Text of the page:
[0093] Another approach to acquiring position and orientation information is to provide an accelerometer. An on-board inertial navigation platform is used, with accelerations being sensed and integrated either once to obtain velocities or twice to obtain positions. In another embodiment, velocities of spring-suspended masses are sensed and integrated once in order to obtain positions. In one embodiment, gyroscopes are employed in a direct sensing of orientation.

[0094] Yet another alternative approach is to use any of a variety of mechanical linkages with which to track position and orientation relative to reference coordinates fixed with respect to the medium being scanned. In one embodiment, position and orientation information is obtained by means of sensors coupled to measure the relative movement of the mechanical members. In one embodiment, these sensors are of either the relative or absolute type and based on direct position and orientation sensing, or the sensing of accelerations or velocities that are then be integrated with respect to time, once or twice, to obtain positions. In one embodiment, non-contacting remote sensing are also be used to measure position and orientation of the scanning device relative to reference coordinates fixed with respect to the scanned original. Examples of such non-contacting sensing include those that use electromagnetic fields (see the embodiment described with respect to FIGS. 11 and 12), waves or beams (e.g. at optical or radio frequencies); electric effects (e.g. capacitive); and/or magnetic effects (e.g. inductive). In one embodiment, these approaches utilize standard or differential Global Positioning technologies and potentially use satellites. In one embodiment, these approaches also include traditional navigation/surveying methods, such as triangulations. In one embodiment, they also include techniques employed in robotics technologies, such as using shaped light beams and interpreting position from images of where these beams intercept the moving object.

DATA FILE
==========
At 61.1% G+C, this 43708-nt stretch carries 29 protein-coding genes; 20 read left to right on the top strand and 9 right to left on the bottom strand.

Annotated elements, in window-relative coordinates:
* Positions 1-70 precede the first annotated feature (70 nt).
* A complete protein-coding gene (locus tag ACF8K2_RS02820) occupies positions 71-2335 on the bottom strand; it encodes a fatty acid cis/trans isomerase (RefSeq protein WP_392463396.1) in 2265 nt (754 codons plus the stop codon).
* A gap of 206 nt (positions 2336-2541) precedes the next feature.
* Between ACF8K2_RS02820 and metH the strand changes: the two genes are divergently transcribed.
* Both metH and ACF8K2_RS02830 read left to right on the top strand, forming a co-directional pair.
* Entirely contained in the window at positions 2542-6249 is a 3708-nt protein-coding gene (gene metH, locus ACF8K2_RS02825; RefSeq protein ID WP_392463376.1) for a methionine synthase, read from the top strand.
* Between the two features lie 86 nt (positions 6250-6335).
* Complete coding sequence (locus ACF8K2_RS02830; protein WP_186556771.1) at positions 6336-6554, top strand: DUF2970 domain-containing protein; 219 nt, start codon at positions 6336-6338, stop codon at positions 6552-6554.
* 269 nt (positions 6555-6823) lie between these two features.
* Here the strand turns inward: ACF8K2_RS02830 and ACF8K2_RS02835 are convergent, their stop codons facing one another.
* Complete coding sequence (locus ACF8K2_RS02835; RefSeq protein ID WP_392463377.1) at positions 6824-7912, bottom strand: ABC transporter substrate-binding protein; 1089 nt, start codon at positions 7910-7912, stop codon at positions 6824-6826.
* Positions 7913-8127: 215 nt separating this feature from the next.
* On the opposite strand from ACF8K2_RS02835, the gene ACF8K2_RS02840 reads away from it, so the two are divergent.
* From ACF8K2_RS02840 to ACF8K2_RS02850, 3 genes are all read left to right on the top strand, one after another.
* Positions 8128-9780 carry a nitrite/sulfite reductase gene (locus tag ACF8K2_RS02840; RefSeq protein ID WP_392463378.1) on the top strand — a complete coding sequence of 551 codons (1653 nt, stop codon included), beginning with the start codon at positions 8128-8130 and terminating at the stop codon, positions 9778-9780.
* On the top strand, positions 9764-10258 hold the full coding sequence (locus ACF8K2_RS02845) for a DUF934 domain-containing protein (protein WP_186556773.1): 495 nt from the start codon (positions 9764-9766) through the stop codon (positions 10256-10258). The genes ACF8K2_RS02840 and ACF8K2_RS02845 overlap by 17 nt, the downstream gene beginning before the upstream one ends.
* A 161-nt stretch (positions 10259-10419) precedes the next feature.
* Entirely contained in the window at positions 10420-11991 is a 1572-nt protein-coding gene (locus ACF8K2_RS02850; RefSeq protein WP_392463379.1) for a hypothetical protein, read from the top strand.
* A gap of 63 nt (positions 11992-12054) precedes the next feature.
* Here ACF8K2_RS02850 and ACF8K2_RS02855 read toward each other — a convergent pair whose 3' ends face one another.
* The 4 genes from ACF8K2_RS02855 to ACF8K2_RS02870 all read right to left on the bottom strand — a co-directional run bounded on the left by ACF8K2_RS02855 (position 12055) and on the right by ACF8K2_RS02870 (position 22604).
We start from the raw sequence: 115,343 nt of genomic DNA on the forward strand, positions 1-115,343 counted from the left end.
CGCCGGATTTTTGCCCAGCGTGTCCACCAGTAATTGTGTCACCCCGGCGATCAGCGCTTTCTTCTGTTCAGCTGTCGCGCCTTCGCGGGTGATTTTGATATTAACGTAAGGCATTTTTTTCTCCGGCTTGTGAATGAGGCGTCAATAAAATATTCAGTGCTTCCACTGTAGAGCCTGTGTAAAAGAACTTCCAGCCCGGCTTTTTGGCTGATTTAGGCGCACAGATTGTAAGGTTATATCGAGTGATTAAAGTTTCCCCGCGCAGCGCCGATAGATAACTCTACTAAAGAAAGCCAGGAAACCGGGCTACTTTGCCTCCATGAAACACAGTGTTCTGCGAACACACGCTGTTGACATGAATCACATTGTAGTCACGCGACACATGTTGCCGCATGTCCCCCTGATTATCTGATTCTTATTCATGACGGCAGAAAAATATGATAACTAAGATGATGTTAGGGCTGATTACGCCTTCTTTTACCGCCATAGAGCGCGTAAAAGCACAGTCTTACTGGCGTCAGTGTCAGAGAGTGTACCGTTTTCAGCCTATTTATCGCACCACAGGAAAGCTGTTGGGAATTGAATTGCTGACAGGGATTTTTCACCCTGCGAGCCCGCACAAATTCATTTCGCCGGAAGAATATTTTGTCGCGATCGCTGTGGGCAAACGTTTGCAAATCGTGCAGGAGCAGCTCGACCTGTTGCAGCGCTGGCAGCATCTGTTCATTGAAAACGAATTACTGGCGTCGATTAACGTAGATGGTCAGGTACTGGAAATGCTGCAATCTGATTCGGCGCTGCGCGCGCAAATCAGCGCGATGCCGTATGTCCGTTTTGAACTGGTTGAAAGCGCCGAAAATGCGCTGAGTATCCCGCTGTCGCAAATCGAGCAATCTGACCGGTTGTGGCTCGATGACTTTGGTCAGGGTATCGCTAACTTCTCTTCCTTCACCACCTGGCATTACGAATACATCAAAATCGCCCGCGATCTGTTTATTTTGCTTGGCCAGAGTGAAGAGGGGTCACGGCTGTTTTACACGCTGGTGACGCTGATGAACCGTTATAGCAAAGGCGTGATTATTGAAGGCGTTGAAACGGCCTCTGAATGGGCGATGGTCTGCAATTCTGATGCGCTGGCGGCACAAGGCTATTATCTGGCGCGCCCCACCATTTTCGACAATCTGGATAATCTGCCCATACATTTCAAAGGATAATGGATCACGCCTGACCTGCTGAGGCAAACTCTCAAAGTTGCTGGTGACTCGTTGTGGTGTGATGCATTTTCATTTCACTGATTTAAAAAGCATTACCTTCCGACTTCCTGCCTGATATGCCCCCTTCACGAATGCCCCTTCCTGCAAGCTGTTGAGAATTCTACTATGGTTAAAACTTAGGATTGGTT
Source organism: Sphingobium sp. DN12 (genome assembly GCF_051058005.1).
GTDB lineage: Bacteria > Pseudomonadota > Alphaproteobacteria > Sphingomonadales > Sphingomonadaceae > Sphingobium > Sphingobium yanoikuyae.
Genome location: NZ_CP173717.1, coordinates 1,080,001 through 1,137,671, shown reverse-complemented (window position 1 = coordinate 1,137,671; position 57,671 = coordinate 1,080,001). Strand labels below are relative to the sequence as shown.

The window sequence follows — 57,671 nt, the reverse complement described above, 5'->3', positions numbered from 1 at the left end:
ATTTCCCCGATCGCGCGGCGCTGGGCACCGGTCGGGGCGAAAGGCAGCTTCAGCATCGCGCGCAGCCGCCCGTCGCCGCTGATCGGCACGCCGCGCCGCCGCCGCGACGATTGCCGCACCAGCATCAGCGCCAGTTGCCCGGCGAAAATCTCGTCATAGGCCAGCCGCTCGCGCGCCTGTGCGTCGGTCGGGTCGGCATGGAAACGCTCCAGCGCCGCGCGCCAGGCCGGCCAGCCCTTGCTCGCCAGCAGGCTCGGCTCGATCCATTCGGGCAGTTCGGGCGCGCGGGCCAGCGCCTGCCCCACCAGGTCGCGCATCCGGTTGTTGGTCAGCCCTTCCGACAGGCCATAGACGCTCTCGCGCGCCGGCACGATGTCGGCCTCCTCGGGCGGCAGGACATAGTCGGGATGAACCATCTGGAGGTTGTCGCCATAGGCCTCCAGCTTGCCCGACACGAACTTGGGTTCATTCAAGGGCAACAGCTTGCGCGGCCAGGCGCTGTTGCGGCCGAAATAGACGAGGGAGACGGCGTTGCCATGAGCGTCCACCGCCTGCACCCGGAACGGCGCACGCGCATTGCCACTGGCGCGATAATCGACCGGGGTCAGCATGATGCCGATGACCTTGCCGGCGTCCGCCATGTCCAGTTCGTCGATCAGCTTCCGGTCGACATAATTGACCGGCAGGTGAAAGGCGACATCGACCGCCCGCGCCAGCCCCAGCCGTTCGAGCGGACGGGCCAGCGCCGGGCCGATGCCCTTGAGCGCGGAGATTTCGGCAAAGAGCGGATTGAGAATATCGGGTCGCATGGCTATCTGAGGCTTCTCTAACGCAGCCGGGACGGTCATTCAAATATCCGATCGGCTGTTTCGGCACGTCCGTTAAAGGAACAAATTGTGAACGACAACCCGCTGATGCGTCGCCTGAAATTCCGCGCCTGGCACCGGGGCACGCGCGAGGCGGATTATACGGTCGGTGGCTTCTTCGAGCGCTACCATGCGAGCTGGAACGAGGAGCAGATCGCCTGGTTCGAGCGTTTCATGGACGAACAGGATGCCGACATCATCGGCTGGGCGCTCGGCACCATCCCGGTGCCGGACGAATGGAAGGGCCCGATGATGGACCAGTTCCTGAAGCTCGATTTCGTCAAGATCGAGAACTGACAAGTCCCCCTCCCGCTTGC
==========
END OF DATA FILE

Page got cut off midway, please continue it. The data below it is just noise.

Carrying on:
[0095] In an embodiment shown in FIGS. 11 and 12, the floor printer 10 uses magnets to track the location of the floor printer. The medium 11 has a magnetic grid 11 a. The floor printer has a magnetic sensor 13 that detects a change in magnetism when passing over one of the grid marks of the grid 11 a. Based upon data associated with the grid mark that is detected by the magnetic sensor 13, the sensor 13 transmits data signals to the printing processor so that the position of the floor printer is determined. In one embodiment, each magnetic strip 11 a has data indicative of its position in the grid. In another embodiment, the grid 11 a is made of ultra-violet strips. The sensor 13 shines an ultra-violet light on the strips to determine the position of the floor printer. In one embodiment, the sensor 13 is larger than areas in between adjacent parallel grid lines. In this way, the sensor 13 is always in contact with at least one of the grid lines 11 a. In one embodiment, a distance between adjacent grid lines ranges from about ⅛ inch to ½ inch. In one embodiment, the magnetic sensor 13 is a magnetic switch that is activated upon passing over one of the magnetized gridlines 11 a.